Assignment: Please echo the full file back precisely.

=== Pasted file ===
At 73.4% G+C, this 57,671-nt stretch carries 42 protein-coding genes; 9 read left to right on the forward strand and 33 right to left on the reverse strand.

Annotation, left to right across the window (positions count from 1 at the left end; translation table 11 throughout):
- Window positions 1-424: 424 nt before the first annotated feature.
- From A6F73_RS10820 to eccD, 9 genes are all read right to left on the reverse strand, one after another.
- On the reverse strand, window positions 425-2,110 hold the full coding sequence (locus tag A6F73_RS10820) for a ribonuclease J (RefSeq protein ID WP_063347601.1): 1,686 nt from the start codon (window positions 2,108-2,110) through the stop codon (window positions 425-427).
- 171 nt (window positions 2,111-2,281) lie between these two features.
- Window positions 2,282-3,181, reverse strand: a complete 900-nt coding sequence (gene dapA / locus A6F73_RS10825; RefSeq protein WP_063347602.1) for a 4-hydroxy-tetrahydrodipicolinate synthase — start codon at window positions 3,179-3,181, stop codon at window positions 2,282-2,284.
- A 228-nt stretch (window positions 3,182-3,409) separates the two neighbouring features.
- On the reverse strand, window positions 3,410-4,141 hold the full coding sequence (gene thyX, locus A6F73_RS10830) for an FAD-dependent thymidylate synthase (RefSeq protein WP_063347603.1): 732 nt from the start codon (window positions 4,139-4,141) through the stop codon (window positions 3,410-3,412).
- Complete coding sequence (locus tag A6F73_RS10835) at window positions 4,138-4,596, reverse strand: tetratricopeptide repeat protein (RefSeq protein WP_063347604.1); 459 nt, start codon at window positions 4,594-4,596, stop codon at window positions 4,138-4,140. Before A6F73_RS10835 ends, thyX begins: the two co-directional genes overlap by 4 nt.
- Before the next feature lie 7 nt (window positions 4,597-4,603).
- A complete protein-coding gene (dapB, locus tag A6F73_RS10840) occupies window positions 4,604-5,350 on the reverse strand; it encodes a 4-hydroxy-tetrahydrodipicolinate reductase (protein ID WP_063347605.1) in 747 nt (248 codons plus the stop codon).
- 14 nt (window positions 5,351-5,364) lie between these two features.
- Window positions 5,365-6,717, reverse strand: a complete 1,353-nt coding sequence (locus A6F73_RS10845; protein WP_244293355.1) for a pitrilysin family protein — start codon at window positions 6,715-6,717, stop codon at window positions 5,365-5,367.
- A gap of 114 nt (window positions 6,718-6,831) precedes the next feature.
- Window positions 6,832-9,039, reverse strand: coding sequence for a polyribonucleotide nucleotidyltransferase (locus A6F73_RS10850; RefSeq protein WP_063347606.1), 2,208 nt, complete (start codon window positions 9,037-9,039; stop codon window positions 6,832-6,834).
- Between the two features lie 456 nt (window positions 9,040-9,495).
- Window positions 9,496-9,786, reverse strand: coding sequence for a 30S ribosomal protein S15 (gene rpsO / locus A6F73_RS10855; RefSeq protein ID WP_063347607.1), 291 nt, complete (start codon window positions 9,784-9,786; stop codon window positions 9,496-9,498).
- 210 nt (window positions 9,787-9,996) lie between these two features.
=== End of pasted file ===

At 73.4% G+C, this 57,671-nt stretch carries 42 protein-coding genes; 9 read left to right on the forward strand and 33 right to left on the reverse strand.

Annotation, left to right across the window (positions count from 1 at the left end; translation table 11 throughout):
- Window positions 1-424: 424 nt before the first annotated feature.
- From A6F73_RS10820 to eccD, 9 genes are all read right to left on the reverse strand, one after another.
- On the reverse strand, window positions 425-2,110 hold the full coding sequence (locus tag A6F73_RS10820) for a ribonuclease J (RefSeq protein ID WP_063347601.1): 1,686 nt from the start codon (window positions 2,108-2,110) through the stop codon (window positions 425-427).
- 171 nt (window positions 2,111-2,281) lie between these two features.
- Window positions 2,282-3,181, reverse strand: a complete 900-nt coding sequence (gene dapA / locus A6F73_RS10825; RefSeq protein WP_063347602.1) for a 4-hydroxy-tetrahydrodipicolinate synthase — start codon at window positions 3,179-3,181, stop codon at window positions 2,282-2,284.
- A 228-nt stretch (window positions 3,182-3,409) separates the two neighbouring features.
- On the reverse strand, window positions 3,410-4,141 hold the full coding sequence (gene thyX, locus A6F73_RS10830) for an FAD-dependent thymidylate synthase (RefSeq protein WP_063347603.1): 732 nt from the start codon (window positions 4,139-4,141) through the stop codon (window positions 3,410-3,412).
- Complete coding sequence (locus tag A6F73_RS10835) at window positions 4,138-4,596, reverse strand: tetratricopeptide repeat protein (RefSeq protein WP_063347604.1); 459 nt, start codon at window positions 4,594-4,596, stop codon at window positions 4,138-4,140. Before A6F73_RS10835 ends, thyX begins: the two co-directional genes overlap by 4 nt.
- Before the next feature lie 7 nt (window positions 4,597-4,603).
- A complete protein-coding gene (dapB, locus tag A6F73_RS10840) occupies window positions 4,604-5,350 on the reverse strand; it encodes a 4-hydroxy-tetrahydrodipicolinate reductase (protein ID WP_063347605.1) in 747 nt (248 codons plus the stop codon).
- 14 nt (window positions 5,351-5,364) lie between these two features.
- Window positions 5,365-6,717, reverse strand: a complete 1,353-nt coding sequence (locus A6F73_RS10845; protein WP_244293355.1) for a pitrilysin family protein — start codon at window positions 6,715-6,717, stop codon at window positions 5,365-5,367.
- A gap of 114 nt (window positions 6,718-6,831) precedes the next feature.
- Window positions 6,832-9,039, reverse strand: coding sequence for a polyribonucleotide nucleotidyltransferase (locus A6F73_RS10850; RefSeq protein WP_063347606.1), 2,208 nt, complete (start codon window positions 9,037-9,039; stop codon window positions 6,832-6,834).
- Between the two features lie 456 nt (window positions 9,040-9,495).
- Window positions 9,496-9,786, reverse strand: coding sequence for a 30S ribosomal protein S15 (gene rpsO / locus A6F73_RS10855; RefSeq protein ID WP_063347607.1), 291 nt, complete (start codon window positions 9,784-9,786; stop codon window positions 9,496-9,498).
- 210 nt (window positions 9,787-9,996) lie between these two features.